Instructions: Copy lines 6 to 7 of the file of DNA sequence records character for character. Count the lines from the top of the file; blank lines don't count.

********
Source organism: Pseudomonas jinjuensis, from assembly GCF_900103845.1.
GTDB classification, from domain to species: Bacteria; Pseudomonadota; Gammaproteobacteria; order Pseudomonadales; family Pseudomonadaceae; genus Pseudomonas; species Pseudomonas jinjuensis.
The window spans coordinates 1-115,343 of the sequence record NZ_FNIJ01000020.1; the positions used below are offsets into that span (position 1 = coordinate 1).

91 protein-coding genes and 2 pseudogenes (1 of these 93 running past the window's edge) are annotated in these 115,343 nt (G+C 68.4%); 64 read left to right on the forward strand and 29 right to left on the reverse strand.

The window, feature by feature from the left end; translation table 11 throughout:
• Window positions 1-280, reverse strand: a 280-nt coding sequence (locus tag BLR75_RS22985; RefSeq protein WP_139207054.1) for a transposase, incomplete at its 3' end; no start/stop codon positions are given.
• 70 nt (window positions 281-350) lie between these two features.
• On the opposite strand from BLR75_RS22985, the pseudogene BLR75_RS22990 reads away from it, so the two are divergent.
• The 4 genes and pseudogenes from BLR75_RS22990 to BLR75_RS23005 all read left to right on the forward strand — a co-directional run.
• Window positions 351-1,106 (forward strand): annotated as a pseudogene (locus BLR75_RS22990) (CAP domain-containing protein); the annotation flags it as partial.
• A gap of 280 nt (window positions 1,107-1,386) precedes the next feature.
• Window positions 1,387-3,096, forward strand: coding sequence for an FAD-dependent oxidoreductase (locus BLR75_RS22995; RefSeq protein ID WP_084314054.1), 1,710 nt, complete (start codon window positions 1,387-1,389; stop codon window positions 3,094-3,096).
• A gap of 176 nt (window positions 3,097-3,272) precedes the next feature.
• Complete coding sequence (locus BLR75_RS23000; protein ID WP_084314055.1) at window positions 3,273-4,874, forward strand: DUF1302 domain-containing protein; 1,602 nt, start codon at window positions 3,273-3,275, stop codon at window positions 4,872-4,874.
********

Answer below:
• Window positions 1-280, reverse strand: a 280-nt coding sequence (locus tag BLR75_RS22985; RefSeq protein WP_139207054.1) for a transposase, incomplete at its 3' end; no start/stop codon positions are given.
• 70 nt (window positions 281-350) lie between these two features.